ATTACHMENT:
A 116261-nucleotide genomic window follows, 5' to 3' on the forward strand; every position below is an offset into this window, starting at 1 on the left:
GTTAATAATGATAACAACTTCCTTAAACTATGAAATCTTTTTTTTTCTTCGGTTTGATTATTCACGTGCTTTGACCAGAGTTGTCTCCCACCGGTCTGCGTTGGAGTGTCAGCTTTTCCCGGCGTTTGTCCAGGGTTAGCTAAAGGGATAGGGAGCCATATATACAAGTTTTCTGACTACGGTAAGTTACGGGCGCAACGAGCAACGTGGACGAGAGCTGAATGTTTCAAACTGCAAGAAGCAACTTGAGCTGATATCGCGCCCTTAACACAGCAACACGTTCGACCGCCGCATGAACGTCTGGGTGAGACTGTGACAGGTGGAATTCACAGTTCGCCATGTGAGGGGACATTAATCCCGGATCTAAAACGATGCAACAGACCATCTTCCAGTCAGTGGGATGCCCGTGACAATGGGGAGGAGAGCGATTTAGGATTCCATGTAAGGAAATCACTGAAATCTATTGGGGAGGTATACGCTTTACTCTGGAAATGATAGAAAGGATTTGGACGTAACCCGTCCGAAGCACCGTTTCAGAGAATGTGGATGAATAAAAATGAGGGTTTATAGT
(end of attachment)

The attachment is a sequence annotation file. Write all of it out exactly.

A 116261-nucleotide genomic window follows, 5' to 3' on the forward strand; every position below is an offset into this window, starting at 1 on the left:
GTTAATAATGATAACAACTTCCTTAAACTATGAAATCTTTTTTTTTCTTCGGTTTGATTATTCACGTGCTTTGACCAGAGTTGTCTCCCACCGGTCTGCGTTGGAGTGTCAGCTTTTCCCGGCGTTTGTCCAGGGTTAGCTAAAGGGATAGGGAGCCATATATACAAGTTTTCTGACTACGGTAAGTTACGGGCGCAACGAGCAACGTGGACGAGAGCTGAATGTTTCAAACTGCAAGAAGCAACTTGAGCTGATATCGCGCCCTTAACACAGCAACACGTTCGACCGCCGCATGAACGTCTGGGTGAGACTGTGACAGGTGGAATTCACAGTTCGCCATGTGAGGGGACATTAATCCCGGATCTAAAACGATGCAACAGACCATCTTCCAGTCAGTGGGATGCCCGTGACAATGGGGAGGAGAGCGATTTAGGATTCCATGTAAGGAAATCACTGAAATCTATTGGGGAGGTATACGCTTTACTCTGGAAATGATAGAAAGGATTTGGACGTAACCCGTCCGAAGCACCGTTTCAGAGAATGTGGATGAATAAAAATGAGGGTTTATAGT